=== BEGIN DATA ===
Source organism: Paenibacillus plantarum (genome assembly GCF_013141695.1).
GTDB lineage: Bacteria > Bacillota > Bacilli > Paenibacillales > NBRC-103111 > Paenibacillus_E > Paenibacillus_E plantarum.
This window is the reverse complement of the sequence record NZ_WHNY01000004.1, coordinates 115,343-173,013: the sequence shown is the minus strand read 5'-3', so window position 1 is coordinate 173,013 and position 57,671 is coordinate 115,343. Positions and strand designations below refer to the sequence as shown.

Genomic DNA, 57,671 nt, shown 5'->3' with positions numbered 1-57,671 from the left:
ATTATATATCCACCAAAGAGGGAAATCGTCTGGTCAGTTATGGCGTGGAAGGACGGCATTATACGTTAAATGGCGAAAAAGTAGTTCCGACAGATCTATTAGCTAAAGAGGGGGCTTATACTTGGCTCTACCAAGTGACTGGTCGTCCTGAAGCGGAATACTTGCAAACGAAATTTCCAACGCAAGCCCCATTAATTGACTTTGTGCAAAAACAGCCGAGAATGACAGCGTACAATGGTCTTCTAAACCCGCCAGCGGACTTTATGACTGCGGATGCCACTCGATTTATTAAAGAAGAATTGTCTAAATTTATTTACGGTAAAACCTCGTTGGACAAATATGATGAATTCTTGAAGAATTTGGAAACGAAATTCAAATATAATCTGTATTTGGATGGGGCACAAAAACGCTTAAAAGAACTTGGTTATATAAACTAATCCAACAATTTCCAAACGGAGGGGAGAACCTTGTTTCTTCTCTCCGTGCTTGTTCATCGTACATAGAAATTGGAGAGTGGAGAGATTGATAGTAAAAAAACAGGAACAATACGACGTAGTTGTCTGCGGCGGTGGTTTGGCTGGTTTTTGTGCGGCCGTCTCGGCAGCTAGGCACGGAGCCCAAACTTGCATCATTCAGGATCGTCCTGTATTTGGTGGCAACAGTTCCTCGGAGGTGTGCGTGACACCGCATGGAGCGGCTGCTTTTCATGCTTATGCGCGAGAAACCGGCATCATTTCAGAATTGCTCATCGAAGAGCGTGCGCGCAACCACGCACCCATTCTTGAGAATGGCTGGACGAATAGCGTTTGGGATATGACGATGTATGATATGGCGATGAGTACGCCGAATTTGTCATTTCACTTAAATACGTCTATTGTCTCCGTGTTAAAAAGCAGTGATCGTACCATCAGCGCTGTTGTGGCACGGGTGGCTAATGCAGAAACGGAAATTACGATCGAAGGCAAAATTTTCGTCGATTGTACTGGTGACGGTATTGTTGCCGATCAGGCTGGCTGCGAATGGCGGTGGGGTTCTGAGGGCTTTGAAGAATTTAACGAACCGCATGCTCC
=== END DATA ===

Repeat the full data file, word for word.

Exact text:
Source organism: Paenibacillus plantarum (genome assembly GCF_013141695.1).
GTDB lineage: Bacteria > Bacillota > Bacilli > Paenibacillales > NBRC-103111 > Paenibacillus_E > Paenibacillus_E plantarum.
This window is the reverse complement of the sequence record NZ_WHNY01000004.1, coordinates 115,343-173,013: the sequence shown is the minus strand read 5'-3', so window position 1 is coordinate 173,013 and position 57,671 is coordinate 115,343. Positions and strand designations below refer to the sequence as shown.

Genomic DNA, 57,671 nt, shown 5'->3' with positions numbered 1-57,671 from the left:
ATTATATATCCACCAAAGAGGGAAATCGTCTGGTCAGTTATGGCGTGGAAGGACGGCATTATACGTTAAATGGCGAAAAAGTAGTTCCGACAGATCTATTAGCTAAAGAGGGGGCTTATACTTGGCTCTACCAAGTGACTGGTCGTCCTGAAGCGGAATACTTGCAAACGAAATTTCCAACGCAAGCCCCATTAATTGACTTTGTGCAAAAACAGCCGAGAATGACAGCGTACAATGGTCTTCTAAACCCGCCAGCGGACTTTATGACTGCGGATGCCACTCGATTTATTAAAGAAGAATTGTCTAAATTTATTTACGGTAAAACCTCGTTGGACAAATATGATGAATTCTTGAAGAATTTGGAAACGAAATTCAAATATAATCTGTATTTGGATGGGGCACAAAAACGCTTAAAAGAACTTGGTTATATAAACTAATCCAACAATTTCCAAACGGAGGGGAGAACCTTGTTTCTTCTCTCCGTGCTTGTTCATCGTACATAGAAATTGGAGAGTGGAGAGATTGATAGTAAAAAAACAGGAACAATACGACGTAGTTGTCTGCGGCGGTGGTTTGGCTGGTTTTTGTGCGGCCGTCTCGGCAGCTAGGCACGGAGCCCAAACTTGCATCATTCAGGATCGTCCTGTATTTGGTGGCAACAGTTCCTCGGAGGTGTGCGTGACACCGCATGGAGCGGCTGCTTTTCATGCTTATGCGCGAGAAACCGGCATCATTTCAGAATTGCTCATCGAAGAGCGTGCGCGCAACCACGCACCCATTCTTGAGAATGGCTGGACGAATAGCGTTTGGGATATGACGATGTATGATATGGCGATGAGTACGCCGAATTTGTCATTTCACTTAAATACGTCTATTGTCTCCGTGTTAAAAAGCAGTGATCGTACCATCAGCGCTGTTGTGGCACGGGTGGCTAATGCAGAAACGGAAATTACGATCGAAGGCAAAATTTTCGTCGATTGTACTGGTGACGGTATTGTTGCCGATCAGGCTGGCTGCGAATGGCGGTGGGGTTCTGAGGGCTTTGAAGAATTTAACGAACCGCATGCTCC